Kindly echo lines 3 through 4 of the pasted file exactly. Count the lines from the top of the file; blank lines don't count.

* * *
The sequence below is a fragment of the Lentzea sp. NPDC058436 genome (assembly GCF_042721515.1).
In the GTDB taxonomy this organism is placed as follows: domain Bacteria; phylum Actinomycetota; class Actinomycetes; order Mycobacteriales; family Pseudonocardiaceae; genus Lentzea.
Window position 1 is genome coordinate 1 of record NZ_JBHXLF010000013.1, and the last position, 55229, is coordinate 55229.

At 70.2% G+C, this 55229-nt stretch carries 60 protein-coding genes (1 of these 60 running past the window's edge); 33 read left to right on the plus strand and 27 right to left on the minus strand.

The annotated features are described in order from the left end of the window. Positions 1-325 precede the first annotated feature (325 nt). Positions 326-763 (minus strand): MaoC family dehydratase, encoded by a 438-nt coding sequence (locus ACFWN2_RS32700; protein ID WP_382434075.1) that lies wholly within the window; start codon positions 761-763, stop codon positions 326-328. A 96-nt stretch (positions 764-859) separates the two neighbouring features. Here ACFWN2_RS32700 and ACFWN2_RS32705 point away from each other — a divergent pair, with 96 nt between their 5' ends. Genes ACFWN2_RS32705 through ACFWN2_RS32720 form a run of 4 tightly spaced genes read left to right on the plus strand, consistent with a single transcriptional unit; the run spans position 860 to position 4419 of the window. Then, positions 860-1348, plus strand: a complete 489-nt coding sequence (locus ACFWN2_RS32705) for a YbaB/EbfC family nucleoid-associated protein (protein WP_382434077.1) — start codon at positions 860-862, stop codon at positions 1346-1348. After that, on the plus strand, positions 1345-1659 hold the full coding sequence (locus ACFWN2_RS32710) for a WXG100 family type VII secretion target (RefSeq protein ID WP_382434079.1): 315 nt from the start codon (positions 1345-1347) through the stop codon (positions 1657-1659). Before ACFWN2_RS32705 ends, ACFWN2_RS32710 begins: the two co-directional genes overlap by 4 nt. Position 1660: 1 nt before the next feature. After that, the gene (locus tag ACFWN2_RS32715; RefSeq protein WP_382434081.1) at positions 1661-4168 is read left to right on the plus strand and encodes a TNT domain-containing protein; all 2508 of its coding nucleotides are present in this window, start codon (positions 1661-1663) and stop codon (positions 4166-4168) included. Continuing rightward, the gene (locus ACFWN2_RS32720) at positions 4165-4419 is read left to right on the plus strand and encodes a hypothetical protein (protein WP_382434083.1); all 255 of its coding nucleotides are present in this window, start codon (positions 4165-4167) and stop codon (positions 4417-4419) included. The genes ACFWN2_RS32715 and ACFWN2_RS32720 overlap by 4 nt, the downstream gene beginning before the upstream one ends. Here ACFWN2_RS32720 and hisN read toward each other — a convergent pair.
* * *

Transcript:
Window position 1 is genome coordinate 1 of record NZ_JBHXLF010000013.1, and the last position, 55229, is coordinate 55229.

At 70.2% G+C, this 55229-nt stretch carries 60 protein-coding genes (1 of these 60 running past the window's edge); 33 read left to right on the plus strand and 27 right to left on the minus strand.